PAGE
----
Anticonvulsant

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Related to Antiepileptics: Analgesics, Benzodiazepines

anticonvulsant

[‚an·tē·kən′vəl·sənt]
(pharmacology)
An agent, such as Dilantin, that prevents or arrests a convulsion.

Anticonvulsant

 

one of a group of medicinal preparations having different chemical compositions and capable of preventing or relieving convulsions. Anticonvulsants include a number of substances that act as hypnotics and sedatives, for instance, bromides, chloral hydrate, magnesium sulfate, and phenobarbital. Other substances are selectively anticonvulsant, for example, diphenin, Hexamidine (lepsiral), Trimethin (epidione), and chloracon. Anticonvulsants are used mainly in treating epilepsy.

REFERENCE

Mashkovskii, M. D. Lekarstvennye sredstva, 7th ed., part 1. Moscow, 1972.
References in periodicals archive ?
3 Different drugs for the treatment of epilepsy are available but the most common treatment for epilepsy is monotherapy with antiepileptic drugs (AEDs) and about 50% patients are treated successfully with monotherapy.
The conventional antiepileptics are still the main modality of epilepsy treatment in Asian children even after the availability as well as safety of newer antiepileptics, like Valproate (about 40%).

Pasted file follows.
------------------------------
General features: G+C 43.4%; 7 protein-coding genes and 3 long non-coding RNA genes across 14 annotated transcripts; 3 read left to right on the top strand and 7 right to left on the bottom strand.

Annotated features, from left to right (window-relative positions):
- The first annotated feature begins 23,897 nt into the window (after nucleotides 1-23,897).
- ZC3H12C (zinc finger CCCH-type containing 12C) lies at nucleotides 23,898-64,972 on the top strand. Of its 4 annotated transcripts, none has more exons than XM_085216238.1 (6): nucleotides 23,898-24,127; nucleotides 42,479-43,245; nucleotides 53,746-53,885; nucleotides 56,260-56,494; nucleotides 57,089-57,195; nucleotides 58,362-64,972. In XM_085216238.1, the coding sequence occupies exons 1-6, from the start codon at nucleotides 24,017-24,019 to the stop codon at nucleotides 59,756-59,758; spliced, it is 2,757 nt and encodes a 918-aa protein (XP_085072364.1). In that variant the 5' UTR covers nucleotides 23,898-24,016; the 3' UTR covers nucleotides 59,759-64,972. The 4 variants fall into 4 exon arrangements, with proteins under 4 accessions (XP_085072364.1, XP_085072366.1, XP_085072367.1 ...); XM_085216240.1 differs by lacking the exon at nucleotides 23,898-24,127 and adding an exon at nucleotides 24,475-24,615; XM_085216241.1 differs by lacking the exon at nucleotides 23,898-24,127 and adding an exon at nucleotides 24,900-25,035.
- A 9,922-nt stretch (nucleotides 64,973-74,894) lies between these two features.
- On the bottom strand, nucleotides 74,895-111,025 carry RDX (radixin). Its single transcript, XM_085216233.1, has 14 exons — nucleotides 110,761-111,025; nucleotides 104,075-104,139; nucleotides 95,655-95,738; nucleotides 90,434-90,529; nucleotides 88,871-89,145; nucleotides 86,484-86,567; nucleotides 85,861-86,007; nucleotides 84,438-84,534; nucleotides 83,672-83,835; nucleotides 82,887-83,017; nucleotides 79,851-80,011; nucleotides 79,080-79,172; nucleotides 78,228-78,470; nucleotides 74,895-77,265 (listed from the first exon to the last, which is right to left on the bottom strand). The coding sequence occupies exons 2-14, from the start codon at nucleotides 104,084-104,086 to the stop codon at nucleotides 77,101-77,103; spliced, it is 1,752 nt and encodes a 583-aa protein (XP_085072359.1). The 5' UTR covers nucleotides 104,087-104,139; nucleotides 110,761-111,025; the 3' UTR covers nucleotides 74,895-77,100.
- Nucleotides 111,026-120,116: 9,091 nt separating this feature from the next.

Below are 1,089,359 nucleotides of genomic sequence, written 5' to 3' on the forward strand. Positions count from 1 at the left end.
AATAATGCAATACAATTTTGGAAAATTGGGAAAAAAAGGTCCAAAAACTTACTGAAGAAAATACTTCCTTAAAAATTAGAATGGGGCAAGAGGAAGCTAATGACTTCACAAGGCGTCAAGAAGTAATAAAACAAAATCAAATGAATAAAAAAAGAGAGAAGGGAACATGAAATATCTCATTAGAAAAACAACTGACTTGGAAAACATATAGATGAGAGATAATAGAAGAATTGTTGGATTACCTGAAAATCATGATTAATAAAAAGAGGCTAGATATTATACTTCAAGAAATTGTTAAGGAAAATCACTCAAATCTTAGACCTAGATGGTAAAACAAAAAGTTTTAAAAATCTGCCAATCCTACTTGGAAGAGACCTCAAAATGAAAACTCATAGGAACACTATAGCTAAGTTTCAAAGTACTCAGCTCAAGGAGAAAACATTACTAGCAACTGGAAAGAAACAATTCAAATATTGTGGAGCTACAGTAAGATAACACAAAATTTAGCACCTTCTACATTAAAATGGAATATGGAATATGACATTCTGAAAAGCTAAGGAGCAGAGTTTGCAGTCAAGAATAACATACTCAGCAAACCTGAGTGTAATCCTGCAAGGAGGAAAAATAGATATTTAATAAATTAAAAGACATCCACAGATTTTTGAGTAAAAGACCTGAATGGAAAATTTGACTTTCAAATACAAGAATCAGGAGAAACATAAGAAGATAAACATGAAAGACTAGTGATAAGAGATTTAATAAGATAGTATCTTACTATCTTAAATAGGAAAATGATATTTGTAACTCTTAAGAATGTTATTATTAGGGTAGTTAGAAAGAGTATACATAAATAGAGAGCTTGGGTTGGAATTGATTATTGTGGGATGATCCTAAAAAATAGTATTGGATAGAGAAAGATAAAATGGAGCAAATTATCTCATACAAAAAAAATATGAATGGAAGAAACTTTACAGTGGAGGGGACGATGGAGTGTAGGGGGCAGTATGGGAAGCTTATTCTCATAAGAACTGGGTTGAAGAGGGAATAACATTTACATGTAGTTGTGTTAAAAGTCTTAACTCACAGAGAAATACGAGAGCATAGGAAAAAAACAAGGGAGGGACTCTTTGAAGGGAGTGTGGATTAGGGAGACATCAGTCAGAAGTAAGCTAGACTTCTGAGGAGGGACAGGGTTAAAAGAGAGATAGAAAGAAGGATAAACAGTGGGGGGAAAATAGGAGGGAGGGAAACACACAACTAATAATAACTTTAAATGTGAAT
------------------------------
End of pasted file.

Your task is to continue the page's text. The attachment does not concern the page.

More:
All patients irrespective of age and sex suspected of showing drug reactions owing to antiepileptics seen in various outpatient departments and admitted in the wards during the period of 6 years were included in the study after taking their written informed consent.
1%) patients experienced different types of adverse effects due to antiepileptic therapy.
The Maternal Outcomes and Neurodevelopmental Effects of Antiepileptic Drugs (MONEAD) study assessed neurodevelopmental outcomes in 311 children whose mothers took valproate, phenytoin, carbamazepine, or lamotrigine for epilepsy during pregnancy.
Adverse reactions to antiepileptic drugs (AEDs) occur to a certain degree in almost 80% of patients and are a major concern for physicians (1, 2).
paradoxical response to antiepileptics (worsening or unexpected responses)
Many women hear about the teratogenic potential of antiepileptics and decide to stop epilepsy treatment entirely.
The use of antiepileptic drugs does not appear to raise the risk of suicide beyond the increased risk already associated with the underlying conditions for which patients take these medicines, according to results from a large database analysis.
In the alert, FDA recommended that "all patients treated with antiepileptic drugs should be monitored for suicidality and other unusual changes in behavior.
To our knowledge, there are no other published reports describing the RP-HPLC determination of antiepileptics in serum with direct injection.
It is the third antiepileptic that has become available for treating this devastating form of epilepsy.